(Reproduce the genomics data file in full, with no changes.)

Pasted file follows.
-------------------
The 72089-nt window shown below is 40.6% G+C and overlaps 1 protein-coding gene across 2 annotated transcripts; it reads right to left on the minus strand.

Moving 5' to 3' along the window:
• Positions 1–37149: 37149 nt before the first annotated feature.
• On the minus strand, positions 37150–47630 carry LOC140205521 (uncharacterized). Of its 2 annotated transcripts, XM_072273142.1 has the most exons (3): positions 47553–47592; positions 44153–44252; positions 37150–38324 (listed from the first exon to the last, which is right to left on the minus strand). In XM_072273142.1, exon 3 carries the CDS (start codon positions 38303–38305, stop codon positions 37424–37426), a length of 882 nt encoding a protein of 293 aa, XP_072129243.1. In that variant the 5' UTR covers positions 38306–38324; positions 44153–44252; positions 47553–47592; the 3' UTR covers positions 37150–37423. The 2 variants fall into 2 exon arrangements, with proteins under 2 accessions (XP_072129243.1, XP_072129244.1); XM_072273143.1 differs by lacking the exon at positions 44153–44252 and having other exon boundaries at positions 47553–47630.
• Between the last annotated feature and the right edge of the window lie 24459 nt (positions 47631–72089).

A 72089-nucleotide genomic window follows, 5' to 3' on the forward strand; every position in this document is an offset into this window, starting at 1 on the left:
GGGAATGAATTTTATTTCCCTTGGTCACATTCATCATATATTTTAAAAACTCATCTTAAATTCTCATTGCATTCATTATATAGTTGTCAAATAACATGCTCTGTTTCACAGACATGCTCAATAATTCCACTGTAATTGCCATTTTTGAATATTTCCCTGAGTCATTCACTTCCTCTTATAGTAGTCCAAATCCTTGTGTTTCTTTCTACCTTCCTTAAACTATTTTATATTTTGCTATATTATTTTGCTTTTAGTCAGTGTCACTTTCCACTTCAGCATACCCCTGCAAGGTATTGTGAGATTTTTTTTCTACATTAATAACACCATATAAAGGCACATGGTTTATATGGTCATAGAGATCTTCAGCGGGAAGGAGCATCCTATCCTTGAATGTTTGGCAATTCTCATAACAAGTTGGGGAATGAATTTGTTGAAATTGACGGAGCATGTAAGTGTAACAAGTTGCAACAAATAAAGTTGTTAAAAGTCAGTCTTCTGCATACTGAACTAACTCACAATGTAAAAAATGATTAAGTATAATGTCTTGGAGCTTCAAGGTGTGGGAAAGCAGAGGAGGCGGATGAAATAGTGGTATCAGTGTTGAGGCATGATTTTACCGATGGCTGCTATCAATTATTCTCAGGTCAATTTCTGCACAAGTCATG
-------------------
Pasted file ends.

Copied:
The 72089-nt window shown below is 40.6% G+C and overlaps 1 protein-coding gene across 2 annotated transcripts; it reads right to left on the minus strand.

Moving 5' to 3' along the window:
• Positions 1–37149: 37149 nt before the first annotated feature.
• On the minus strand, positions 37150–47630 carry LOC140205521 (uncharacterized). Of its 2 annotated transcripts, XM_072273142.1 has the most exons (3): positions 47553–47592; positions 44153–44252; positions 37150–38324 (listed from the first exon to the last, which is right to left on the minus strand). In XM_072273142.1, exon 3 carries the CDS (start codon positions 38303–38305, stop codon positions 37424–37426), a length of 882 nt encoding a protein of 293 aa, XP_072129243.1. In that variant the 5' UTR covers positions 38306–38324; positions 44153–44252; positions 47553–47592; the 3' UTR covers positions 37150–37423. The 2 variants fall into 2 exon arrangements, with proteins under 2 accessions (XP_072129243.1, XP_072129244.1); XM_072273143.1 differs by lacking the exon at positions 44153–44252 and having other exon boundaries at positions 47553–47630.
• Between the last annotated feature and the right edge of the window lie 24459 nt (positions 47631–72089).

A 72089-nucleotide genomic window follows, 5' to 3' on the forward strand; every position in this document is an offset into this window, starting at 1 on the left:
GGGAATGAATTTTATTTCCCTTGGTCACATTCATCATATATTTTAAAAACTCATCTTAAATTCTCATTGCATTCATTATATAGTTGTCAAATAACATGCTCTGTTTCACAGACATGCTCAATAATTCCACTGTAATTGCCATTTTTGAATATTTCCCTGAGTCATTCACTTCCTCTTATAGTAGTCCAAATCCTTGTGTTTCTTTCTACCTTCCTTAAACTATTTTATATTTTGCTATATTATTTTGCTTTTAGTCAGTGTCACTTTCCACTTCAGCATACCCCTGCAAGGTATTGTGAGATTTTTTTTCTACATTAATAACACCATATAAAGGCACATGGTTTATATGGTCATAGAGATCTTCAGCGGGAAGGAGCATCCTATCCTTGAATGTTTGGCAATTCTCATAACAAGTTGGGGAATGAATTTGTTGAAATTGACGGAGCATGTAAGTGTAACAAGTTGCAACAAATAAAGTTGTTAAAAGTCAGTCTTCTGCATACTGAACTAACTCACAATGTAAAAAATGATTAAGTATAATGTCTTGGAGCTTCAAGGTGTGGGAAAGCAGAGGAGGCGGATGAAATAGTGGTATCAGTGTTGAGGCATGATTTTACCGATGGCTGCTATCAATTATTCTCAGGTCAATTTCTGCACAAGTCATG